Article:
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January 15, 2010
A political recession
Clearly the realms of politics and economics overlap, but recessions are usually framed in economic terms and solved with economic policy whether it is fiscal or monetary.
Keynesians advocate low interest rates to keep unemployment low. Low interest rates are supposed to stimulate economic growth. Keynesians believe that in the absence of consumer spending that government spending will suffice just as well, deficits be damned.
These are logical economic solutions (even if unsound), but they seem to be failing. Perhaps it is because it is not an economic problem.
We have very low interest rates, very high deficits and government spending and still we have very high unemployment. The president is jawboning banks to lend more money, but the regulators are demanding more capitalization, which restricts loanable funds.
Growth is being restricted by political uncertainty more than economic policy. Cap and Trade, the Union Card Check Bill, and the Healthcare Bill adds tremendous risks to hiring new workers. Higher taxes from several fronts have entrepreneurs frozen. In a bad business environment only the most daring would take a risk when the government will take 60% or more of your expected profit in taxes. Every increase in taxes increases the risk of investment.
But risk is more than a measure of hazard; risk is a factor of hazard PLUS outrage. We spend more to protect against terrorists than swimming pools, which claim more lives. The Union Card Check Bill concerns entrepreneurs more because of the outrage that the government proposes to intervene and dictate wages and terms of employment than because of the likelihood that a small business will face the expected problems of a union.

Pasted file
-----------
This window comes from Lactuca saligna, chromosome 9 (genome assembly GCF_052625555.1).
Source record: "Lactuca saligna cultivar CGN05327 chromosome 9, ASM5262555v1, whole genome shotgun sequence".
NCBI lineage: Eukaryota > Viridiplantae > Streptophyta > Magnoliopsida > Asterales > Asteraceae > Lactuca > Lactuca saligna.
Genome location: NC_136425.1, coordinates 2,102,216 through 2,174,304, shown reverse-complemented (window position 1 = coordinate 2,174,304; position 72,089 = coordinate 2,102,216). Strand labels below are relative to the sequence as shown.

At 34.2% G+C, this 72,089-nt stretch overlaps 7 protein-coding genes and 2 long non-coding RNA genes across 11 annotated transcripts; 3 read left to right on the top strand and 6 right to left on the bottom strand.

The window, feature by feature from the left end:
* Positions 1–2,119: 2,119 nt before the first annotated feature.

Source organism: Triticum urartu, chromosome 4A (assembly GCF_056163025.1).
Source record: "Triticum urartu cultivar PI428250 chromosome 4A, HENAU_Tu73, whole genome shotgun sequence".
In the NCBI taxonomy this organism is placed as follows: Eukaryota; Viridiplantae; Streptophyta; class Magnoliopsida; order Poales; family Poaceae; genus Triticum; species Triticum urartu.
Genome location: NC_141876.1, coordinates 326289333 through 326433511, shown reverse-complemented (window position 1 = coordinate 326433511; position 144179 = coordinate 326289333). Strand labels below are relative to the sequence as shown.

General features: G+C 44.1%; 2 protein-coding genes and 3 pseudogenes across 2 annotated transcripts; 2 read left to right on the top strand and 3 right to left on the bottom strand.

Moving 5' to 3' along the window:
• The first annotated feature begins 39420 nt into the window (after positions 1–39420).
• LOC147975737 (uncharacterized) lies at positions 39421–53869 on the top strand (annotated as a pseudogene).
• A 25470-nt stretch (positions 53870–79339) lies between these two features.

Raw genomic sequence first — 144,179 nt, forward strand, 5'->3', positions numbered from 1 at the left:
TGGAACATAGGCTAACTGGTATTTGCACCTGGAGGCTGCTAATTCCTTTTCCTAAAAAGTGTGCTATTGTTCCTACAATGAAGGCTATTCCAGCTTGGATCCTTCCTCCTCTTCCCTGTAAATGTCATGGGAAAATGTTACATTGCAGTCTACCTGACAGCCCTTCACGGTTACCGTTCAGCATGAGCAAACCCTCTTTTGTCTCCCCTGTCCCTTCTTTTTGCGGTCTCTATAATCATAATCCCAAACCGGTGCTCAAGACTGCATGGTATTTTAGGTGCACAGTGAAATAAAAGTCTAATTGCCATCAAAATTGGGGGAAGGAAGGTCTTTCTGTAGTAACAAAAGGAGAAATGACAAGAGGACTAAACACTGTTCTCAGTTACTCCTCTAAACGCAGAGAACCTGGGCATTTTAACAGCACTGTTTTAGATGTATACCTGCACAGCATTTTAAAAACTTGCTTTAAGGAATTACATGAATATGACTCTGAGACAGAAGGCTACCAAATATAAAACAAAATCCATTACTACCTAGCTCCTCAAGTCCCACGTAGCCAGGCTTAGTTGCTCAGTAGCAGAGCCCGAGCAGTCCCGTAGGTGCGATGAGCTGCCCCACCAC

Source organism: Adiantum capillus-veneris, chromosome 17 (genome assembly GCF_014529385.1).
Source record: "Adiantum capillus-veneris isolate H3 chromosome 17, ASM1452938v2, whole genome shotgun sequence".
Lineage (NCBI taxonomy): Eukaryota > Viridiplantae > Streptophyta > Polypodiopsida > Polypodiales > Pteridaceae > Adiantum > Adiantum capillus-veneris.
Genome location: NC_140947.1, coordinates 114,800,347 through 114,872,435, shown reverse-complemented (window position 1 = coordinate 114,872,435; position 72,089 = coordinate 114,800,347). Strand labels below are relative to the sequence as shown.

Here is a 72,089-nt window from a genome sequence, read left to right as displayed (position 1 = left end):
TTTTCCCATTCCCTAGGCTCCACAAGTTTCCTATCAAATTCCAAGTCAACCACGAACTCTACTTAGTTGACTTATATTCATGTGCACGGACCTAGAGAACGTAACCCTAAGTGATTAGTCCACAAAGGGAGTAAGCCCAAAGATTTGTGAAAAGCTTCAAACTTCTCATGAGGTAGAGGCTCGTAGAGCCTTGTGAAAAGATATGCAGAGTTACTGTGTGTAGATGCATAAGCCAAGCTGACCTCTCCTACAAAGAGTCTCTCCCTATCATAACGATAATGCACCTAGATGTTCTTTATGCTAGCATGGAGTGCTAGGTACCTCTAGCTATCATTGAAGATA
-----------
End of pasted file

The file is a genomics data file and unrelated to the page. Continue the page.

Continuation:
Some of the banks receiving TARP funds did not want it, but Paulson forced them to take it to avoid the stigma of need to those who did. The deal was changed after the fact by interference into contractual pay agreements and now the President wants to change the deal even further by selectively making banks over a certain size pay an extraordinary fee to cover the other businesses who are unable to repay TARP funds.
Who can operate a business under such conditions? Why would a $45 billion institution try to grow only to become a target of government retribution when they hit $50 billion? This is actually an incentive to shrink businesses near the tipping point. Even if the effort fails to become law or pass constitutional muster, the mere suggestion of such arbitrary punishment by the President chills the business climate.
Lack of profits is restraining this economy far more than lack of credit. Small businesses that had a wait and see attitude when the recession hit over a year ago are now starting to capitulate. These layoffs from the smallest companies do not gather the headlines; but they do show up in the unemployment surprises, such as December's 85,000 jobs lost. And these numbers are understated by the underemployed, those who dropped out of the job market, and the illegals who simply return home.
More business people who are either able or nearing retirement are "going Galt", downsizing or reducing their income and expenses, refusing to spend their labor to support a government antagonistic to their efforts. (John Galt is the industrialist hero in Ayn Rand's monumental Atlas Shrugged who disappeared into self imposed exile rather than have his business become a slave to the government.)
While the government is trying every economic stimulus in the play book, they are counteracting it with political initiatives that effectively destimulate economic and job growth with confiscation and uncertainty. A political recession requires a political solution, which would entail a reversal of every job killing bill passed or considered in 2009.
Henry Oliner blogs at rebelyid.com